Dividend Payable Date

What it is:

The dividend payable date is the date on which a company pays a dividend to its shareholders of record.

How it works/Example:

Let's assume you own 100 shares of Company XYZ. At the end of the quarter (say, March 30), Company XYZ calculates its financial performance. The board of directors then reviews this information, including Company XYZ's profits, and declares via an April 30 press release a $0.10 dividend per share for the quarter, payable on May 15. In this case, the dividend payable date is May 15.

Why it Matters:

The dividend payable date is one of several important dates to note when a company declares a dividend. The others include:

  • Declaration Date: The date on which a company announces an upcoming dividend payment, usually by issuing a press release a few weeks before the dividend is actually paid.

  • Record Date: This is the date on which a company reviews its books to determine its "shareholders of record." Investors listed as shareholders of record on this date will receive the firm's dividend payment.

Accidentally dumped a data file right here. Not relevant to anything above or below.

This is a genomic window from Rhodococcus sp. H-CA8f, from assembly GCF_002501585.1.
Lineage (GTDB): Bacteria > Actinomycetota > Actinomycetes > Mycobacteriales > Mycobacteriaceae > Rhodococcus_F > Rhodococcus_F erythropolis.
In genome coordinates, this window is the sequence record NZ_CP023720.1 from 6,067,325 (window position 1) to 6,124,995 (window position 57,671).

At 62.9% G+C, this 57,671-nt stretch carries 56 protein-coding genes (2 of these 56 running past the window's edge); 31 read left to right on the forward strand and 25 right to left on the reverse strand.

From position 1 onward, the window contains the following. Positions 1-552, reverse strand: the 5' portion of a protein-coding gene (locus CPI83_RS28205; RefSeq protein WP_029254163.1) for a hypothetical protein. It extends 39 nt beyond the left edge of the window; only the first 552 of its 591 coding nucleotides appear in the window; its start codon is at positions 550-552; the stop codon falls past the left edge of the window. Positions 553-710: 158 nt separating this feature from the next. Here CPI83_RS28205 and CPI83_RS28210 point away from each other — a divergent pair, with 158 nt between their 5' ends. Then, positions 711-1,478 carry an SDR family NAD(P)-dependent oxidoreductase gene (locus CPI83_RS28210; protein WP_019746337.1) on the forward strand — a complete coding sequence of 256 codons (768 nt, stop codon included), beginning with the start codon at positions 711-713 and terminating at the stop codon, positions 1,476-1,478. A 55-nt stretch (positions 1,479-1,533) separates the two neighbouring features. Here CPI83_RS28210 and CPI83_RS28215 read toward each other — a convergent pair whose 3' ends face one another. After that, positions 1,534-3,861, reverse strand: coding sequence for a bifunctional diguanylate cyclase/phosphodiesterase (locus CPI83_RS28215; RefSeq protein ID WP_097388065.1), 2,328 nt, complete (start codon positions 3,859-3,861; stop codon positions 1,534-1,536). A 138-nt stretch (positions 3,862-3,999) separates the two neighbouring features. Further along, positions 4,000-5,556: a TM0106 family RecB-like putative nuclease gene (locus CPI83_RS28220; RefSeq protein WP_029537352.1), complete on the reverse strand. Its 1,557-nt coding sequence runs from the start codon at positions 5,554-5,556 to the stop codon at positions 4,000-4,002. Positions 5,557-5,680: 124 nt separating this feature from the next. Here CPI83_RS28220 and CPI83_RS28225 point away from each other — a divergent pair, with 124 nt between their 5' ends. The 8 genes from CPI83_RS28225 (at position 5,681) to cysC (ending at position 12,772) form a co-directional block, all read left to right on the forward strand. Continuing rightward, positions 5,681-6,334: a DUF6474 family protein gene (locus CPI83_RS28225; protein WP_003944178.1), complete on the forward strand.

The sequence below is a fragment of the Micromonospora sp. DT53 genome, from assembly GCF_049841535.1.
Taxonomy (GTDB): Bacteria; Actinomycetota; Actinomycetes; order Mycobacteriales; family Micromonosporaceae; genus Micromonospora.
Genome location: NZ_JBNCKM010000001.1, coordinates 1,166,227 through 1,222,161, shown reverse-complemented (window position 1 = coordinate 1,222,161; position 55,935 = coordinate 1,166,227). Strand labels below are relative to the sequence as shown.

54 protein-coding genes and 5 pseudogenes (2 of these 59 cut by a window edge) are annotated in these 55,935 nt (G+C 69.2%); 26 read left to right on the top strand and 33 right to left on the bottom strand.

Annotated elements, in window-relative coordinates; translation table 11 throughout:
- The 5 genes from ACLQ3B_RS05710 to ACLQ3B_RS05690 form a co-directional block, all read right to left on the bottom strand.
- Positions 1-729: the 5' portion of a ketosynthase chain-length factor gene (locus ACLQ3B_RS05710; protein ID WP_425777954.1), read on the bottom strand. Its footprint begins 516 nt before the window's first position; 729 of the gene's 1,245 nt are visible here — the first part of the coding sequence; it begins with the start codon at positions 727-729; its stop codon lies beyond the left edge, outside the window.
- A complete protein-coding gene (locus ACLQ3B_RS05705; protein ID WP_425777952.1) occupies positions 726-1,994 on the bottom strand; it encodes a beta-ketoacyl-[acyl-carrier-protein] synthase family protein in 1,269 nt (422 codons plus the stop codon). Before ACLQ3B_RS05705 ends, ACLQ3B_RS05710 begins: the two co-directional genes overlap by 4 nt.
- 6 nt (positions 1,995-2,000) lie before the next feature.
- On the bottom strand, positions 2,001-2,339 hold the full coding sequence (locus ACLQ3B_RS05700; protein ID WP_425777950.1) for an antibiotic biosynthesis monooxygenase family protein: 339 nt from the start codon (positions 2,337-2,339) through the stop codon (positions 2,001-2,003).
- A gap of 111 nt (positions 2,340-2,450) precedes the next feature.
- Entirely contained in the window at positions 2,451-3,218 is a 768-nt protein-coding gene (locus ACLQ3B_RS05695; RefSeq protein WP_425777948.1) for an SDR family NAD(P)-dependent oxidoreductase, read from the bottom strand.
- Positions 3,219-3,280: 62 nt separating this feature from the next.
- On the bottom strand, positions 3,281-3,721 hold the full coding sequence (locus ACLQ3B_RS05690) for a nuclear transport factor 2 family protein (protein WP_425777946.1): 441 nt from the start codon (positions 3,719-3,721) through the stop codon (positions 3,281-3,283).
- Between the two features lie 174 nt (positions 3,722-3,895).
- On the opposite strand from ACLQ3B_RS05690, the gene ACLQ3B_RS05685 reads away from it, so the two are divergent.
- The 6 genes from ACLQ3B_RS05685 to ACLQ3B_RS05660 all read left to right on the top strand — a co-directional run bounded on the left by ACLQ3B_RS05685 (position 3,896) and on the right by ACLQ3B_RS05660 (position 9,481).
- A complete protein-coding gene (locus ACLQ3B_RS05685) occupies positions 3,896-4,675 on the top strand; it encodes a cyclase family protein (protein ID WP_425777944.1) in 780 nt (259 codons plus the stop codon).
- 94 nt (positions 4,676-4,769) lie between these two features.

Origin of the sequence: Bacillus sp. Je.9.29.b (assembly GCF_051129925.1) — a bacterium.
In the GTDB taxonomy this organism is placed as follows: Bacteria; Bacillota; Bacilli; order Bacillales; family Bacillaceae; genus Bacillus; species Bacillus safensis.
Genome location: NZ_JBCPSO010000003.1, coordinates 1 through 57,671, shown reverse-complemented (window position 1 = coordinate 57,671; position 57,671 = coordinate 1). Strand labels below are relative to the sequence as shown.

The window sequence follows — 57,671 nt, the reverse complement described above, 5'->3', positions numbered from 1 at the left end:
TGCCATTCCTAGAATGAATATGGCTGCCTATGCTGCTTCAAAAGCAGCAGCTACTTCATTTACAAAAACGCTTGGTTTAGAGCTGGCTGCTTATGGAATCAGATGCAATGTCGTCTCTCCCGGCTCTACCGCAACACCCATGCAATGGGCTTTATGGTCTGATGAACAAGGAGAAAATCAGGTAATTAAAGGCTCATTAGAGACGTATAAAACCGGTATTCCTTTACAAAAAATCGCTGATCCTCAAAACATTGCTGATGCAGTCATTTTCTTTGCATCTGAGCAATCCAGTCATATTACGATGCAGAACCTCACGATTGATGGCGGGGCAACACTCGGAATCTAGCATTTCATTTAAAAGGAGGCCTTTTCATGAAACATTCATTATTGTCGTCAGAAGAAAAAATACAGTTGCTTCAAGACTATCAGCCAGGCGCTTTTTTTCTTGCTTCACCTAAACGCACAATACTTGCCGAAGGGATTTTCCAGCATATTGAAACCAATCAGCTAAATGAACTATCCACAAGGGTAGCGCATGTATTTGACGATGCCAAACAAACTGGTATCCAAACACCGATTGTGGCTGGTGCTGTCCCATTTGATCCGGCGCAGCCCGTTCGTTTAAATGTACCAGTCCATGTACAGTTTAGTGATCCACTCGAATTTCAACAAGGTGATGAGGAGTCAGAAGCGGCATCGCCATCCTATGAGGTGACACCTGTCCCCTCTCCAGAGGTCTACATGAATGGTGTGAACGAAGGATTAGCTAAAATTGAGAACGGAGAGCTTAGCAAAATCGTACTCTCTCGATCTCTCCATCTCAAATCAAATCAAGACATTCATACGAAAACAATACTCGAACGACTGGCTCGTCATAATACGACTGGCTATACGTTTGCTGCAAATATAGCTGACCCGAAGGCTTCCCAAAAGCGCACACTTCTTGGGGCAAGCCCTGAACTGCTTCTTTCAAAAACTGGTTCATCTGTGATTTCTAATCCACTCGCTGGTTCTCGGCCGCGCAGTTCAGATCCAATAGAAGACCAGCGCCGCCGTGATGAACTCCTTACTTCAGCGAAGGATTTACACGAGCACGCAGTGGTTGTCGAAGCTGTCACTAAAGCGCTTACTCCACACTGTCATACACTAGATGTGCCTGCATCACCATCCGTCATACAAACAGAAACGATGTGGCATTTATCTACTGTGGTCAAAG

• Ex-Dividend Date: After the Record Date has been determined, then the ex-dividend date is assigned. The ex-dividend date for stocks is typically two business days prior to the record date. If an investor buys a stock before the ex-dividend date, then he or she will receive the dividend payment. If an investor purchases the stock on or after the ex-dividend date, then he or she is not entitled to receive the dividend.

These dates are important because they cause short-term price swings. For example, dividend declarations generally attract buyers and drive prices up. When a stock goes ex-dividend its price usually then falls, reflecting the fact that the dividend payment is in the past.

Best execution refers to the imperative that a broker, market maker, or other agent acting on behalf of an investor is obligated to execute the investor's order in a way that is most advantageous to the investor rather than the agent.